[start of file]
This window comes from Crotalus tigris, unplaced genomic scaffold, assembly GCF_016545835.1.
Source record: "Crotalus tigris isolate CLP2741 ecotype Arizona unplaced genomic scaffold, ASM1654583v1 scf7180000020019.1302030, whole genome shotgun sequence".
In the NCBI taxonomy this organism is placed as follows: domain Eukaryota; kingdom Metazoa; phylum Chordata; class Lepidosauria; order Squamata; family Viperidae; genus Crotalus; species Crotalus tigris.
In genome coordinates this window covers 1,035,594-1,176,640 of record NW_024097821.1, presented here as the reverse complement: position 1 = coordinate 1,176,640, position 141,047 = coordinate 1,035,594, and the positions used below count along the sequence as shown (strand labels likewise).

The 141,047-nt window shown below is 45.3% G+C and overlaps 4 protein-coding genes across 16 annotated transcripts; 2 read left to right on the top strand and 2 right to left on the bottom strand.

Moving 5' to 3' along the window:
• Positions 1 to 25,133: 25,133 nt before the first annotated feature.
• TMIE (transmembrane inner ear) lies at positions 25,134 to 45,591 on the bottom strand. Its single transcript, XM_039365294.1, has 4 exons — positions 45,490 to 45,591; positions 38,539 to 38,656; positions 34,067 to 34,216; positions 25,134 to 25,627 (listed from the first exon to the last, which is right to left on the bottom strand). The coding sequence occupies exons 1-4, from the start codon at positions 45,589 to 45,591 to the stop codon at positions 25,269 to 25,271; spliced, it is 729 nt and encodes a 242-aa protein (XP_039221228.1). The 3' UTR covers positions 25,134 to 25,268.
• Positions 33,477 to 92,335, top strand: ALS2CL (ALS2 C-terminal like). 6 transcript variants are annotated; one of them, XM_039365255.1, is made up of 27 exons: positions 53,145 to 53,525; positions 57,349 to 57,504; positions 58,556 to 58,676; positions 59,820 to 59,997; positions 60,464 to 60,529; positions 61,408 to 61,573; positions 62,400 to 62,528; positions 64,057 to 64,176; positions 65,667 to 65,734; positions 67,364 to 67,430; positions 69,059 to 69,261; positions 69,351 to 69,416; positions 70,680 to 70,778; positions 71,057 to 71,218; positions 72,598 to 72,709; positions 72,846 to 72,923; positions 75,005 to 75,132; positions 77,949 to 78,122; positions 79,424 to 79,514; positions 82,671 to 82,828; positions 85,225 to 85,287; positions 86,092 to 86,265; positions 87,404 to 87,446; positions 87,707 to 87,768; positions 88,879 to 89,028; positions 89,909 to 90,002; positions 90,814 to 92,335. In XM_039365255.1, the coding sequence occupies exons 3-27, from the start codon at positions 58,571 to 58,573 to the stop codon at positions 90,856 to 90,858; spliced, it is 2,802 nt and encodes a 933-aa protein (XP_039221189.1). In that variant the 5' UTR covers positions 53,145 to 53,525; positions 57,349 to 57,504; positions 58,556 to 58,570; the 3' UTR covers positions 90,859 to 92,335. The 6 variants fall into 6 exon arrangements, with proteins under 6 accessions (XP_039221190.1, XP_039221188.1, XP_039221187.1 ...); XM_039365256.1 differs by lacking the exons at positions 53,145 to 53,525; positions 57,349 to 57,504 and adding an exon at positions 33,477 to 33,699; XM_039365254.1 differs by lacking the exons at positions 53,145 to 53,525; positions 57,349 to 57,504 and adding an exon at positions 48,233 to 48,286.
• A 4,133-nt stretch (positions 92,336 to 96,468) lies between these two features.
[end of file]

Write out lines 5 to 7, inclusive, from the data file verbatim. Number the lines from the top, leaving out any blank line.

The 141,047-nt window shown below is 45.3% G+C and overlaps 4 protein-coding genes across 16 annotated transcripts; 2 read left to right on the top strand and 2 right to left on the bottom strand.

Moving 5' to 3' along the window:
• Positions 1 to 25,133: 25,133 nt before the first annotated feature.